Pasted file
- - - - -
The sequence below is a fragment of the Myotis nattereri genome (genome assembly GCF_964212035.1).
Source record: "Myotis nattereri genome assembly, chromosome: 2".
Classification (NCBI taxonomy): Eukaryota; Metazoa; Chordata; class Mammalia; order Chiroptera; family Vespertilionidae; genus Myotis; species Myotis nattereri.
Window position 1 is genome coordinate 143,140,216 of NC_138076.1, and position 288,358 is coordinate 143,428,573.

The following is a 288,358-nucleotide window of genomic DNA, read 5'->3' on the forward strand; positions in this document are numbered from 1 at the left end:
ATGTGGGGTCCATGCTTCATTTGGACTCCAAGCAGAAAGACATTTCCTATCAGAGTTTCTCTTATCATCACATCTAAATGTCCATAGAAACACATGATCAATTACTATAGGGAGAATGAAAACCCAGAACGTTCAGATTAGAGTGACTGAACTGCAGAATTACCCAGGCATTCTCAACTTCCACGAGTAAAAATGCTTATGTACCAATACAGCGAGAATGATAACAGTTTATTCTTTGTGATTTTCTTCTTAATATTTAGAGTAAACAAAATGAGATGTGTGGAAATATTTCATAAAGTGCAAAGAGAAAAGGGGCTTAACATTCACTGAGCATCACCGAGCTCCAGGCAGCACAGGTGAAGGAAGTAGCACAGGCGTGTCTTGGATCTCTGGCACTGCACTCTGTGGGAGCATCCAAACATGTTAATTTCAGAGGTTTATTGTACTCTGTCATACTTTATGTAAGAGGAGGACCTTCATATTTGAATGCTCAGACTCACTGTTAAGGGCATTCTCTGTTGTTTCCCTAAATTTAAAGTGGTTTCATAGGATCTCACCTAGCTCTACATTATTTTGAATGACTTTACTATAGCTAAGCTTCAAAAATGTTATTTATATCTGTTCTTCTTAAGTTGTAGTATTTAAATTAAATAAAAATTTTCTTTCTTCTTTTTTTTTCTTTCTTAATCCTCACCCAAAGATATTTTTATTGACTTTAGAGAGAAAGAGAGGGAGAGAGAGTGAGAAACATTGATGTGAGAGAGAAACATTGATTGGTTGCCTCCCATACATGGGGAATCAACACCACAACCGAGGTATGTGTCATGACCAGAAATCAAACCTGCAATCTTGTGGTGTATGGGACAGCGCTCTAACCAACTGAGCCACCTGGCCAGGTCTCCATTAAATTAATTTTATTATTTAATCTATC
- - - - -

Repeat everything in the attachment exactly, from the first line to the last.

The sequence below is a fragment of the Myotis nattereri genome (genome assembly GCF_964212035.1).
Source record: "Myotis nattereri genome assembly, chromosome: 2".
Classification (NCBI taxonomy): Eukaryota; Metazoa; Chordata; class Mammalia; order Chiroptera; family Vespertilionidae; genus Myotis; species Myotis nattereri.
Window position 1 is genome coordinate 143,140,216 of NC_138076.1, and position 288,358 is coordinate 143,428,573.

The following is a 288,358-nucleotide window of genomic DNA, read 5'->3' on the forward strand; positions in this document are numbered from 1 at the left end:
ATGTGGGGTCCATGCTTCATTTGGACTCCAAGCAGAAAGACATTTCCTATCAGAGTTTCTCTTATCATCACATCTAAATGTCCATAGAAACACATGATCAATTACTATAGGGAGAATGAAAACCCAGAACGTTCAGATTAGAGTGACTGAACTGCAGAATTACCCAGGCATTCTCAACTTCCACGAGTAAAAATGCTTATGTACCAATACAGCGAGAATGATAACAGTTTATTCTTTGTGATTTTCTTCTTAATATTTAGAGTAAACAAAATGAGATGTGTGGAAATATTTCATAAAGTGCAAAGAGAAAAGGGGCTTAACATTCACTGAGCATCACCGAGCTCCAGGCAGCACAGGTGAAGGAAGTAGCACAGGCGTGTCTTGGATCTCTGGCACTGCACTCTGTGGGAGCATCCAAACATGTTAATTTCAGAGGTTTATTGTACTCTGTCATACTTTATGTAAGAGGAGGACCTTCATATTTGAATGCTCAGACTCACTGTTAAGGGCATTCTCTGTTGTTTCCCTAAATTTAAAGTGGTTTCATAGGATCTCACCTAGCTCTACATTATTTTGAATGACTTTACTATAGCTAAGCTTCAAAAATGTTATTTATATCTGTTCTTCTTAAGTTGTAGTATTTAAATTAAATAAAAATTTTCTTTCTTCTTTTTTTTTCTTTCTTAATCCTCACCCAAAGATATTTTTATTGACTTTAGAGAGAAAGAGAGGGAGAGAGAGTGAGAAACATTGATGTGAGAGAGAAACATTGATTGGTTGCCTCCCATACATGGGGAATCAACACCACAACCGAGGTATGTGTCATGACCAGAAATCAAACCTGCAATCTTGTGGTGTATGGGACAGCGCTCTAACCAACTGAGCCACCTGGCCAGGTCTCCATTAAATTAATTTTATTATTTAATCTATC